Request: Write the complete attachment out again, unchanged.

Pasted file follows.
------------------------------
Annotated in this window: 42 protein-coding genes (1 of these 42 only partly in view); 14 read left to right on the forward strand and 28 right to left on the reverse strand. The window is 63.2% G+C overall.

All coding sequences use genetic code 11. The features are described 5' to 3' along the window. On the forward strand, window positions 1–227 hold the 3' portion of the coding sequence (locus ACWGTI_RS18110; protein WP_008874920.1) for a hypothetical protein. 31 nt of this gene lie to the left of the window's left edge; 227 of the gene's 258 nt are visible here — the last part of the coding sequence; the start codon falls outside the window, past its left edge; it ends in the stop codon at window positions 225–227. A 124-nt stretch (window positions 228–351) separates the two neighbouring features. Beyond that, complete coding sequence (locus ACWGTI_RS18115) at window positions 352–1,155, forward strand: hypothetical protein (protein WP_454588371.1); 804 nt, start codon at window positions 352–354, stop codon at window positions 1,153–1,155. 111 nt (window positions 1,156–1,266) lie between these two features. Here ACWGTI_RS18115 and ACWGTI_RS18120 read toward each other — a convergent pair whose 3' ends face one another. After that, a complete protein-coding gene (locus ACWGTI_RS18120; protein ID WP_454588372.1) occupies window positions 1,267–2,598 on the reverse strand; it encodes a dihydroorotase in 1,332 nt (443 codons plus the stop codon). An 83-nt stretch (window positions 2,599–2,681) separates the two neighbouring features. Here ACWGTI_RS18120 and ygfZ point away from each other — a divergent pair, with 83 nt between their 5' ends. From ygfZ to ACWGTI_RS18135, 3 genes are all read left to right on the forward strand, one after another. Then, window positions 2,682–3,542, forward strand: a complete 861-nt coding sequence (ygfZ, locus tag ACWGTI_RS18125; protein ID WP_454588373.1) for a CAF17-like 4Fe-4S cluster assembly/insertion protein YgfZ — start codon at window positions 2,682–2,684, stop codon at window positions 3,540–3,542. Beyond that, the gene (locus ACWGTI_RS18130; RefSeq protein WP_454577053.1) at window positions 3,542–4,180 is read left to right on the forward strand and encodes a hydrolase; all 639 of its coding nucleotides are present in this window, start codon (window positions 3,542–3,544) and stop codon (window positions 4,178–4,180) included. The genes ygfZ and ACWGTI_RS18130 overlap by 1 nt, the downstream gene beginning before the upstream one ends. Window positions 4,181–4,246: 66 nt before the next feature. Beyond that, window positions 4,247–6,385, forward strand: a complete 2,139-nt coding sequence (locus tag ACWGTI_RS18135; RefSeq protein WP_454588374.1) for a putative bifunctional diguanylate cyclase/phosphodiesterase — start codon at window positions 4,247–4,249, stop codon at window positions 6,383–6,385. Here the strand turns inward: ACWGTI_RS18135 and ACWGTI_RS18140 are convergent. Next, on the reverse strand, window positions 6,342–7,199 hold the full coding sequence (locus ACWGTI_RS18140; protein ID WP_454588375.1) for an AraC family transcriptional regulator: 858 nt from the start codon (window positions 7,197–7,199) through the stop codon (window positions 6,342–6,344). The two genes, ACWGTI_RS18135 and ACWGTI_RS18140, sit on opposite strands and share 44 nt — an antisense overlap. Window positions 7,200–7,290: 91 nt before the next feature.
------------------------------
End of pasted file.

Annotated in this window: 42 protein-coding genes (1 of these 42 only partly in view); 14 read left to right on the forward strand and 28 right to left on the reverse strand. The window is 63.2% G+C overall.

All coding sequences use genetic code 11. The features are described 5' to 3' along the window. On the forward strand, window positions 1–227 hold the 3' portion of the coding sequence (locus ACWGTI_RS18110; protein WP_008874920.1) for a hypothetical protein. 31 nt of this gene lie to the left of the window's left edge; 227 of the gene's 258 nt are visible here — the last part of the coding sequence; the start codon falls outside the window, past its left edge; it ends in the stop codon at window positions 225–227. A 124-nt stretch (window positions 228–351) separates the two neighbouring features. Beyond that, complete coding sequence (locus ACWGTI_RS18115) at window positions 352–1,155, forward strand: hypothetical protein (protein WP_454588371.1); 804 nt, start codon at window positions 352–354, stop codon at window positions 1,153–1,155. 111 nt (window positions 1,156–1,266) lie between these two features. Here ACWGTI_RS18115 and ACWGTI_RS18120 read toward each other — a convergent pair whose 3' ends face one another. After that, a complete protein-coding gene (locus ACWGTI_RS18120; protein ID WP_454588372.1) occupies window positions 1,267–2,598 on the reverse strand; it encodes a dihydroorotase in 1,332 nt (443 codons plus the stop codon). An 83-nt stretch (window positions 2,599–2,681) separates the two neighbouring features. Here ACWGTI_RS18120 and ygfZ point away from each other — a divergent pair, with 83 nt between their 5' ends. From ygfZ to ACWGTI_RS18135, 3 genes are all read left to right on the forward strand, one after another. Then, window positions 2,682–3,542, forward strand: a complete 861-nt coding sequence (ygfZ, locus tag ACWGTI_RS18125; protein ID WP_454588373.1) for a CAF17-like 4Fe-4S cluster assembly/insertion protein YgfZ — start codon at window positions 2,682–2,684, stop codon at window positions 3,540–3,542. Beyond that, the gene (locus ACWGTI_RS18130; RefSeq protein WP_454577053.1) at window positions 3,542–4,180 is read left to right on the forward strand and encodes a hydrolase; all 639 of its coding nucleotides are present in this window, start codon (window positions 3,542–3,544) and stop codon (window positions 4,178–4,180) included. The genes ygfZ and ACWGTI_RS18130 overlap by 1 nt, the downstream gene beginning before the upstream one ends. Window positions 4,181–4,246: 66 nt before the next feature. Beyond that, window positions 4,247–6,385, forward strand: a complete 2,139-nt coding sequence (locus tag ACWGTI_RS18135; RefSeq protein WP_454588374.1) for a putative bifunctional diguanylate cyclase/phosphodiesterase — start codon at window positions 4,247–4,249, stop codon at window positions 6,383–6,385. Here the strand turns inward: ACWGTI_RS18135 and ACWGTI_RS18140 are convergent. Next, on the reverse strand, window positions 6,342–7,199 hold the full coding sequence (locus ACWGTI_RS18140; protein ID WP_454588375.1) for an AraC family transcriptional regulator: 858 nt from the start codon (window positions 7,197–7,199) through the stop codon (window positions 6,342–6,344). The two genes, ACWGTI_RS18135 and ACWGTI_RS18140, sit on opposite strands and share 44 nt — an antisense overlap. Window positions 7,200–7,290: 91 nt before the next feature.